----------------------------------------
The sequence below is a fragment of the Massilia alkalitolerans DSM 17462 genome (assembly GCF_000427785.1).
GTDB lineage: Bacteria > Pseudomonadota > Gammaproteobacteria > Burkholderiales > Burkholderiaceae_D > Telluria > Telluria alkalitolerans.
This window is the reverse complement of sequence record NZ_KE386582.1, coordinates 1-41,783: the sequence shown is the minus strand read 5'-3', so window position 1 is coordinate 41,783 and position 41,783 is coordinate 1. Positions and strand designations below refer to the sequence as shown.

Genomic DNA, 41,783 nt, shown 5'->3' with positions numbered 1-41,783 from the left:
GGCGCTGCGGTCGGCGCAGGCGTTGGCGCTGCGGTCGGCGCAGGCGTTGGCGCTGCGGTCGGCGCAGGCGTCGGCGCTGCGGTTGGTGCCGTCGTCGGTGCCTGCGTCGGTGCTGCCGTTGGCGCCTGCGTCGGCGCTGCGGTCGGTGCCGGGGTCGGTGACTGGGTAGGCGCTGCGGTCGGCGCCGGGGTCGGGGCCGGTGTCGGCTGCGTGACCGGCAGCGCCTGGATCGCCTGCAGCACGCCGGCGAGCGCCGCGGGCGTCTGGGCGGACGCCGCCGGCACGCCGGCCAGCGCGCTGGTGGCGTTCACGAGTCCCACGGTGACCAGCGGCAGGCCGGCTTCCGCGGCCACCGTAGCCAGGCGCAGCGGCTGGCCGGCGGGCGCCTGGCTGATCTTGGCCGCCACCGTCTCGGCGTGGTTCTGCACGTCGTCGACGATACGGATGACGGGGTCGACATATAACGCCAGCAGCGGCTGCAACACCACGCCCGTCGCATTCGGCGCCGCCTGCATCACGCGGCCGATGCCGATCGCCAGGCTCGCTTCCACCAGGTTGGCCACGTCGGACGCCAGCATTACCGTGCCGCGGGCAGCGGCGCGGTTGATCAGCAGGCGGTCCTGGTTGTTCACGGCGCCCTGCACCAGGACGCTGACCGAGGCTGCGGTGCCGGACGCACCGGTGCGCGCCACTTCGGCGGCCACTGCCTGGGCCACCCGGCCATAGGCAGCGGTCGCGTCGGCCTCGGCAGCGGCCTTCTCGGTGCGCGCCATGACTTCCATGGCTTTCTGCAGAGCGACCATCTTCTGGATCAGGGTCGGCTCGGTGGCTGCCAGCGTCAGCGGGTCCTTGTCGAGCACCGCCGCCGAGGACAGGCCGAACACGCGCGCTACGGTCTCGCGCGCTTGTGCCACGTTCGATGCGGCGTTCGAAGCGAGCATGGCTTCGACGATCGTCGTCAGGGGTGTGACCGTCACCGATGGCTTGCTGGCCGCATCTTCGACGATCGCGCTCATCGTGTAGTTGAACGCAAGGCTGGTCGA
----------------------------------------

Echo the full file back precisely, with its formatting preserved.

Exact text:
The sequence below is a fragment of the Massilia alkalitolerans DSM 17462 genome (assembly GCF_000427785.1).
GTDB lineage: Bacteria > Pseudomonadota > Gammaproteobacteria > Burkholderiales > Burkholderiaceae_D > Telluria > Telluria alkalitolerans.
This window is the reverse complement of sequence record NZ_KE386582.1, coordinates 1-41,783: the sequence shown is the minus strand read 5'-3', so window position 1 is coordinate 41,783 and position 41,783 is coordinate 1. Positions and strand designations below refer to the sequence as shown.

Genomic DNA, 41,783 nt, shown 5'->3' with positions numbered 1-41,783 from the left:
GGCGCTGCGGTCGGCGCAGGCGTTGGCGCTGCGGTCGGCGCAGGCGTTGGCGCTGCGGTCGGCGCAGGCGTCGGCGCTGCGGTTGGTGCCGTCGTCGGTGCCTGCGTCGGTGCTGCCGTTGGCGCCTGCGTCGGCGCTGCGGTCGGTGCCGGGGTCGGTGACTGGGTAGGCGCTGCGGTCGGCGCCGGGGTCGGGGCCGGTGTCGGCTGCGTGACCGGCAGCGCCTGGATCGCCTGCAGCACGCCGGCGAGCGCCGCGGGCGTCTGGGCGGACGCCGCCGGCACGCCGGCCAGCGCGCTGGTGGCGTTCACGAGTCCCACGGTGACCAGCGGCAGGCCGGCTTCCGCGGCCACCGTAGCCAGGCGCAGCGGCTGGCCGGCGGGCGCCTGGCTGATCTTGGCCGCCACCGTCTCGGCGTGGTTCTGCACGTCGTCGACGATACGGATGACGGGGTCGACATATAACGCCAGCAGCGGCTGCAACACCACGCCCGTCGCATTCGGCGCCGCCTGCATCACGCGGCCGATGCCGATCGCCAGGCTCGCTTCCACCAGGTTGGCCACGTCGGACGCCAGCATTACCGTGCCGCGGGCAGCGGCGCGGTTGATCAGCAGGCGGTCCTGGTTGTTCACGGCGCCCTGCACCAGGACGCTGACCGAGGCTGCGGTGCCGGACGCACCGGTGCGCGCCACTTCGGCGGCCACTGCCTGGGCCACCCGGCCATAGGCAGCGGTCGCGTCGGCCTCGGCAGCGGCCTTCTCGGTGCGCGCCATGACTTCCATGGCTTTCTGCAGAGCGACCATCTTCTGGATCAGGGTCGGCTCGGTGGCTGCCAGCGTCAGCGGGTCCTTGTCGAGCACCGCCGCCGAGGACAGGCCGAACACGCGCGCTACGGTCTCGCGCGCTTGTGCCACGTTCGATGCGGCGTTCGAAGCGAGCATGGCTTCGACGATCGTCGTCAGGGGTGTGACCGTCACCGATGGCTTGCTGGCCGCATCTTCGACGATCGCGCTCATCGTGTAGTTGAACGCAAGGCTGGTCGA